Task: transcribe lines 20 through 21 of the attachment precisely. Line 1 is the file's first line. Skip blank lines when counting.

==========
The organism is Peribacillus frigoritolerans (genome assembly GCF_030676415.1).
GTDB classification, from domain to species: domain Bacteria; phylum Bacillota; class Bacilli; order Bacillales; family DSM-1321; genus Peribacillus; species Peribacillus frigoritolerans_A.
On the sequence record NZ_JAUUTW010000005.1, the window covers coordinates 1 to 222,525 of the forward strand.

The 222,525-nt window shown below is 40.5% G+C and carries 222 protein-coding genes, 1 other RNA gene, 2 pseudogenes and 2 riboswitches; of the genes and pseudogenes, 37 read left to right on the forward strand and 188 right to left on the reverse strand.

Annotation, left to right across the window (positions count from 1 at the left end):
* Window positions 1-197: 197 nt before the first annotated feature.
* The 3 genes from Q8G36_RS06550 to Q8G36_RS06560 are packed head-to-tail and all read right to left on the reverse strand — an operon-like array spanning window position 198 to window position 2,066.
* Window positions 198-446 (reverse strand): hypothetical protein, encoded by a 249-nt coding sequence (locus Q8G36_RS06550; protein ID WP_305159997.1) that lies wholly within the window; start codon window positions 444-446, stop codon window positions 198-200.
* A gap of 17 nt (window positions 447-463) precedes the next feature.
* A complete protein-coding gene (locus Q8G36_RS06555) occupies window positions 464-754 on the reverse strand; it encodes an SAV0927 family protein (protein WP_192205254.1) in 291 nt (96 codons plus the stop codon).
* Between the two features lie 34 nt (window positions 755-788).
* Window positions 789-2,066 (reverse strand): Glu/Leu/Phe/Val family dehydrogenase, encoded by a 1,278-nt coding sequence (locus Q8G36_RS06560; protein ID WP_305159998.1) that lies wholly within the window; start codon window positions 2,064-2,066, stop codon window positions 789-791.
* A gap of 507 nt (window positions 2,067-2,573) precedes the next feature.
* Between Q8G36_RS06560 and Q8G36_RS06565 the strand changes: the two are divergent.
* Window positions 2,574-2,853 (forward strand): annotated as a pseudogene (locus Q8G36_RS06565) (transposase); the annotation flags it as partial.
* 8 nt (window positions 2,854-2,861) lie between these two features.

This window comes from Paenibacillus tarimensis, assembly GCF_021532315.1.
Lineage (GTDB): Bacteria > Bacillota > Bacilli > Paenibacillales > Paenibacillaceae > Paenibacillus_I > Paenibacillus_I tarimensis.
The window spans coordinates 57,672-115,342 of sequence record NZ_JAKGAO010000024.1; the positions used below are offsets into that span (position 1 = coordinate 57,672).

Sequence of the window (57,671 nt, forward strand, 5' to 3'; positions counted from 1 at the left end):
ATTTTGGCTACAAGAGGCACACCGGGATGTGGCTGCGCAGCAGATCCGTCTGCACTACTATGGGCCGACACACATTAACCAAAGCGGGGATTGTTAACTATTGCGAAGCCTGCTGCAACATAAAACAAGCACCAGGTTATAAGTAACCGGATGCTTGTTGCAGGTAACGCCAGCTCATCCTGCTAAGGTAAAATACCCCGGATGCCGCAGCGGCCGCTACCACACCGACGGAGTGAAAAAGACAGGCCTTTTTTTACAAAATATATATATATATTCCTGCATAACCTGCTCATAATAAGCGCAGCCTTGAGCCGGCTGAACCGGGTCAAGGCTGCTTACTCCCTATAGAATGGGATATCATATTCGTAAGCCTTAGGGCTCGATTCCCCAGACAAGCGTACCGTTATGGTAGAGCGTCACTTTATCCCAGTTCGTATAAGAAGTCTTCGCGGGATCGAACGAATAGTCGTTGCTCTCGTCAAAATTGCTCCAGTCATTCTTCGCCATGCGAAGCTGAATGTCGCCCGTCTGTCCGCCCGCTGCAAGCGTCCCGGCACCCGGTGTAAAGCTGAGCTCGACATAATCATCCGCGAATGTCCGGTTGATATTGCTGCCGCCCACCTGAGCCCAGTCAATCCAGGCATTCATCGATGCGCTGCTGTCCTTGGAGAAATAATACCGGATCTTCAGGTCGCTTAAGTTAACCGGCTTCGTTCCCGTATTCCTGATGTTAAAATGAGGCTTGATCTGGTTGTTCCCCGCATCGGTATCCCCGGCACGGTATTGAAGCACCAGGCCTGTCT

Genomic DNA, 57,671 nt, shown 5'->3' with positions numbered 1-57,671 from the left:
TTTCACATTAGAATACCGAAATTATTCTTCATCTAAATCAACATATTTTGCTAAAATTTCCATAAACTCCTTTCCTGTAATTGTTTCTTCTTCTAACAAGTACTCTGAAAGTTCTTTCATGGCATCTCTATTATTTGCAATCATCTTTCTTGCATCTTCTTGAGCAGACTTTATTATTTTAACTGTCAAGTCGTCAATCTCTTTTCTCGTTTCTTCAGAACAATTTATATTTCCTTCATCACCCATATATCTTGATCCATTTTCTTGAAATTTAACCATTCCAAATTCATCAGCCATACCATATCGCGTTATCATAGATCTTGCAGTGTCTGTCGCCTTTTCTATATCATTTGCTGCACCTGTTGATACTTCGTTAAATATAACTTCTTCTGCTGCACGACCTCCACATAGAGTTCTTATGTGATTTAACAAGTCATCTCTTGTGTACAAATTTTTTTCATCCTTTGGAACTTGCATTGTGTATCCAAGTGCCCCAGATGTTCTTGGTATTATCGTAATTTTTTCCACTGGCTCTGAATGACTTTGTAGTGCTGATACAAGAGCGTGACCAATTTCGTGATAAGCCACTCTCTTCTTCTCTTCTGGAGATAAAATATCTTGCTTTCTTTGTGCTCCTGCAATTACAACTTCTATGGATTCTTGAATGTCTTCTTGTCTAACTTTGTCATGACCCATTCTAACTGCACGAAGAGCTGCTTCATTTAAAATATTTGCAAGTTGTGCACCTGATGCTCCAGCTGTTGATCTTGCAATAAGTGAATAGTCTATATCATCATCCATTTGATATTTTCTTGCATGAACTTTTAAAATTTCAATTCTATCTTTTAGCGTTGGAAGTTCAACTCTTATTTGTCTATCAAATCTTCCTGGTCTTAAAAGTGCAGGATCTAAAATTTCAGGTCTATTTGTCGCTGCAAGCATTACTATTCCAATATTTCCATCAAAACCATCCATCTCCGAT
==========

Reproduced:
Sequence of the window (57,671 nt, forward strand, 5' to 3'; positions counted from 1 at the left end):
ATTTTGGCTACAAGAGGCACACCGGGATGTGGCTGCGCAGCAGATCCGTCTGCACTACTATGGGCCGACACACATTAACCAAAGCGGGGATTGTTAACTATTGCGAAGCCTGCTGCAACATAAAACAAGCACCAGGTTATAAGTAACCGGATGCTTGTTGCAGGTAACGCCAGCTCATCCTGCTAAGGTAAAATACCCCGGATGCCGCAGCGGCCGCTACCACACCGACGGAGTGAAAAAGACAGGCCTTTTTTTACAAAATATATATATATATTCCTGCATAACCTGCTCATAATAAGCGCAGCCTTGAGCCGGCTGAACCGGGTCAAGGCTGCTTACTCCCTATAGAATGGGATATCATATTCGTAAGCCTTAGGGCTCGATTCCCCAGACAAGCGTACCGTTATGGTAGAGCGTCACTTTATCCCAGTTCGTATAAGAAGTCTTCGCGGGATCGAACGAATAGTCGTTGCTCTCGTCAAAATTGCTCCAGTCATTCTTCGCCATGCGAAGCTGAATGTCGCCCGTCTGTCCGCCCGCTGCAAGCGTCCCGGCACCCGGTGTAAAGCTGAGCTCGACATAATCATCCGCGAATGTCCGGTTGATATTGCTGCCGCCCACCTGAGCCCAGTCAATCCAGGCATTCATCGATGCGCTGCTGTCCTTGGAGAAATAATACCGGATCTTCAGGTCGCTTAAGTTAACCGGCTTCGTTCCCGTATTCCTGATGTTAAAATGAGGCTTGATCTGGTTGTTCCCCGCATCGGTATCCCCGGCACGGTATTGAAGCACCAGGCCTGTCT